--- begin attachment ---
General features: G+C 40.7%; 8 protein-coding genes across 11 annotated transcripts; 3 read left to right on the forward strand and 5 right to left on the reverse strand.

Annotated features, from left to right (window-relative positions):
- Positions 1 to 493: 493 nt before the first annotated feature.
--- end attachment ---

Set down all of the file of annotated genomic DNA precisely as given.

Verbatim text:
General features: G+C 40.7%; 8 protein-coding genes across 11 annotated transcripts; 3 read left to right on the forward strand and 5 right to left on the reverse strand.

Annotated features, from left to right (window-relative positions):
- Positions 1 to 493: 493 nt before the first annotated feature.